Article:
Abdi Mohamed: Teen Shot By Salt Lake City Police Awakens From Coma

Last week, The Inquisitr told the story of Abdi Mohamed, a 17-year-old boy shot by the Salt Lake City police on February 27 and left in a coma.

According to witnesses, Mohamed was involved in a fight with an older man, in which he was wielding a broomstick. SLC police, responding to an unrelated incident, were called in.

Witnesses, including the boy’s friend Selam Mohammed, said that when the police arrived on scene, the teen was given no time to respond to police demands to put the broomstick down; allegedly, he was told to drop the broomstick, after which one officer immediately opened fire, shooting the boy four times.

“The police said, ‘Drop it’ once, then they shot him four times. We were trying to break it up before the police even came, but the police ran in on foot and pulled their guns out already. They already had them, like, as soon as he was running he was already grabbing for his gun, not even trying to Tase him or anything… He said ‘Drop it’ [then] ‘Boom, boom!’ four times.”

Riots broke out after the fight, protesters throwing rocks, bottles, and other debris at police. The area was evacuated, local homeless people prevented from reaching shelters, and hundreds of police from several different districts were brought in.

Four other districts were called in to assist Salt Lake City police in controlling the riot. Four other districts were called in to assist Salt Lake City police in controlling the riot. [Photo by George Frey/Getty Images]The police have since commented on the incident, telling it a little differently than witnesses; according to the police, they were responding to two men attacking a victim with metal objects. Allegedly, both attackers were ordered to drop their weapons, one – Abdi Mohamed – did not obey, instead continuing toward the victim, and was shot four times by responding officers.

In the interest of full disclosure, it does need to be acknowledged that Mohamed reportedly has a history of violent behavior and run-ins with law enforcement.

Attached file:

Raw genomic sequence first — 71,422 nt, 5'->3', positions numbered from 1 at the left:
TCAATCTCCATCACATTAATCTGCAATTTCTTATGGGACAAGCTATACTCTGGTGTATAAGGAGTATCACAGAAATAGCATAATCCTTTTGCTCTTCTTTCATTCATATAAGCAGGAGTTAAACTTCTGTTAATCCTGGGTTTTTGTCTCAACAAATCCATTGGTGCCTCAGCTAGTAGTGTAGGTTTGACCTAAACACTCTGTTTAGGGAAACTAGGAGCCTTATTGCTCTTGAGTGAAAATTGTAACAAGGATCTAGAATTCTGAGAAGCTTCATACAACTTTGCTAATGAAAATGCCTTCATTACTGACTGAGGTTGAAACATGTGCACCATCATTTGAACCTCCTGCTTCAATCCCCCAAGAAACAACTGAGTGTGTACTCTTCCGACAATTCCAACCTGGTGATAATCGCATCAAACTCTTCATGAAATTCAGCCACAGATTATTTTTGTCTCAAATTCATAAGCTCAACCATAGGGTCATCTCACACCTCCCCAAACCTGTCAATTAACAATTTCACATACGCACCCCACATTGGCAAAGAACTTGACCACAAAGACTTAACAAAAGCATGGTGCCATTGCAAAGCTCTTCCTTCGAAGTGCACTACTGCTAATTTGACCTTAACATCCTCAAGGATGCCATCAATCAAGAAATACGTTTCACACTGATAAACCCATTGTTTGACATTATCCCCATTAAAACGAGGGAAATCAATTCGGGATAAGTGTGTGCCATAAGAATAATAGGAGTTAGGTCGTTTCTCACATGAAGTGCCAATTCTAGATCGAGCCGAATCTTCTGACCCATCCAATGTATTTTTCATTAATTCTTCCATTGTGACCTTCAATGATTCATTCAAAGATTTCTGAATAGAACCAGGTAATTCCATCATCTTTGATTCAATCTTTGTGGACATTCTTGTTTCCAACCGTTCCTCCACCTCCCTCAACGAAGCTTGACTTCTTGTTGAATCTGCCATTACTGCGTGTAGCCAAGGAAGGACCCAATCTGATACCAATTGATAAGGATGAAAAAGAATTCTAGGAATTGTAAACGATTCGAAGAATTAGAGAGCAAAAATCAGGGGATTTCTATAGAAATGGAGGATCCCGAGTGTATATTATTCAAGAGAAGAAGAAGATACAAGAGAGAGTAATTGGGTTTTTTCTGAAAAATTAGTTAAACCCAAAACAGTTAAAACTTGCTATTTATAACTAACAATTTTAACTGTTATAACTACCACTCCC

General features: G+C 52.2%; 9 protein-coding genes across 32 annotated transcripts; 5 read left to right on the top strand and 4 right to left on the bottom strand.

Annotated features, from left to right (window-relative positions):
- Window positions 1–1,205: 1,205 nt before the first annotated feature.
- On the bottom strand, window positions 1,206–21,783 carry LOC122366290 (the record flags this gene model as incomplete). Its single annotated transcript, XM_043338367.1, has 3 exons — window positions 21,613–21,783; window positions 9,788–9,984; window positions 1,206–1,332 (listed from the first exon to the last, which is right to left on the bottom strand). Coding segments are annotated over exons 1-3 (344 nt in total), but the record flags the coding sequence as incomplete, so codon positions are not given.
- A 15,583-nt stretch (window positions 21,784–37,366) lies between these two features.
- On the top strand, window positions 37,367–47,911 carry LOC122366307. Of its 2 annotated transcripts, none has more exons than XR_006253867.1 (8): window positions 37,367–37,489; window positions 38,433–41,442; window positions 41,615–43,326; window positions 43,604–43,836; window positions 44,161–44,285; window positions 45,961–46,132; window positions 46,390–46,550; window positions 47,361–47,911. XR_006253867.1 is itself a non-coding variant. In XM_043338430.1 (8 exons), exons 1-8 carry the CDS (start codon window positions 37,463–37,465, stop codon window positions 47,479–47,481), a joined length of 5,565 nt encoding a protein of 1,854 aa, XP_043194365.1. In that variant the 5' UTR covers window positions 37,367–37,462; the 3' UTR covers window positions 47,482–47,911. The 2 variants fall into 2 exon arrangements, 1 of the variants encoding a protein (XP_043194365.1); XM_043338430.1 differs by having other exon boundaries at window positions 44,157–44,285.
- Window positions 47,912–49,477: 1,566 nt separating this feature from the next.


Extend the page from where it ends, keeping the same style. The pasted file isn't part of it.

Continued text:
Two weeks later, Fox 13 News is reporting that Abdi has awakened from his medically-induced coma, and his family is reporting that he’s since been able to tell the story from his perspective. According to his cousin, Muslima Weledi, he still can’t walk, but he’s awake and speaking.

Reportedly, this isn’t the first time Mohamed has been awake – Weledi indicated that he had been awake at least once before, and communicating to his family with pen and paper, but that he was confused and seemingly had no memory of what had happened.

“He was wondering to himself like, ‘What am I doing in the hospital? He was telling us about how he didn’t know he got shot.”

According to Weledi, Mohamed is rather more coherent today – but he still doesn’t remember exactly what led up to his shooting.

“He says he remembers picking up a broomstick and breaking it in half, and the other male picking up the other half. He said when he got shot, he didn’t feel the first shot, but the second shot he started feeling a lot of pain, and then after that he blacked out. He didn’t know what happened after that.”

“I was like, ‘I heard you and someone got in a fight.’ He’s like, ‘I don’t remember all that. He doesn’t know why, how he got shot, or where the police came – if they were behind him, or in front of him.”

Mohamed’s friends and family still have a lot of questions – as do the general public. According to HackRead, a group of hackers known as “New World Hacking,” or NWH, brought down the official websites of the Salt Lake City police, airport, Downtown Alliance (an SLC non-profit organization,) and the First Utah Bank, in protest of Mohamed’s shooting. Meanwhile, the family plans to rally on Friday to demand that the SLCPD release body-camera footage of the shooting.

Most police forces in Utah are now fully-outfitted with body cameras. Most police forces in Utah are now fully-outfitted with body cameras. [Photo by George Frey/Getty Images]Salt Lake County District Attorney Sam Gill has already refused to release the footage, claiming that it would compromise the integrity of the United Police investigation, which they say is still ongoing, and has indicated that the earliest the footage might be available is after the investigation is complete.

[AP Photo/Rick Bowmer]